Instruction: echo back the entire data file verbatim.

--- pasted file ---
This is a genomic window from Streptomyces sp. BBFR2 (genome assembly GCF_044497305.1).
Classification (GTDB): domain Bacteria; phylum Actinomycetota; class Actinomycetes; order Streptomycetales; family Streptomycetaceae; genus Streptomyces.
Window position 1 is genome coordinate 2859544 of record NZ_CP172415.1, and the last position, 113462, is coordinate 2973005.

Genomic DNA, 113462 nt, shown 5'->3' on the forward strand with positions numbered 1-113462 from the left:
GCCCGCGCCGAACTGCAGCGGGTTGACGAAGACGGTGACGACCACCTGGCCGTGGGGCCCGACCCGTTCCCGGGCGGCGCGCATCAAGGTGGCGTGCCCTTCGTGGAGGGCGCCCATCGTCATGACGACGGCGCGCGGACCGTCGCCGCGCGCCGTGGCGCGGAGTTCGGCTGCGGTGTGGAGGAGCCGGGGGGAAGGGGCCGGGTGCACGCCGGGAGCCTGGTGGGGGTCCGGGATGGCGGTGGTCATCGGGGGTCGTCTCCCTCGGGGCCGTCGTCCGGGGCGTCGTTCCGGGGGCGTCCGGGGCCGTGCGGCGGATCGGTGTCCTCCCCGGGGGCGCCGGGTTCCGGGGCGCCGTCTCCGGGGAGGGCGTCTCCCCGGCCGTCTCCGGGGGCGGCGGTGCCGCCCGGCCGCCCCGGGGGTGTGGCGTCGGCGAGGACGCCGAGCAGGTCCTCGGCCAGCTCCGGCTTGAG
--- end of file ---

This is a genomic window from Streptomyces sp. BBFR2 (genome assembly GCF_044497305.1).
Classification (GTDB): domain Bacteria; phylum Actinomycetota; class Actinomycetes; order Streptomycetales; family Streptomycetaceae; genus Streptomyces.
Window position 1 is genome coordinate 2859544 of record NZ_CP172415.1, and the last position, 113462, is coordinate 2973005.

Genomic DNA, 113462 nt, shown 5'->3' on the forward strand with positions numbered 1-113462 from the left:
GCCCGCGCCGAACTGCAGCGGGTTGACGAAGACGGTGACGACCACCTGGCCGTGGGGCCCGACCCGTTCCCGGGCGGCGCGCATCAAGGTGGCGTGCCCTTCGTGGAGGGCGCCCATCGTCATGACGACGGCGCGCGGACCGTCGCCGCGCGCCGTGGCGCGGAGTTCGGCTGCGGTGTGGAGGAGCCGGGGGGAAGGGGCCGGGTGCACGCCGGGAGCCTGGTGGGGGTCCGGGATGGCGGTGGTCATCGGGGGTCGTCTCCCTCGGGGCCGTCGTCCGGGGCGTCGTTCCGGGGGCGTCCGGGGCCGTGCGGCGGATCGGTGTCCTCCCCGGGGGCGCCGGGTTCCGGGGCGCCGTCTCCGGGGAGGGCGTCTCCCCGGCCGTCTCCGGGGGCGGCGGTGCCGCCCGGCCGCCCCGGGGGTGTGGCGTCGGCGAGGACGCCGAGCAGGTCCTCGGCCAGCTCCGGCTTGAG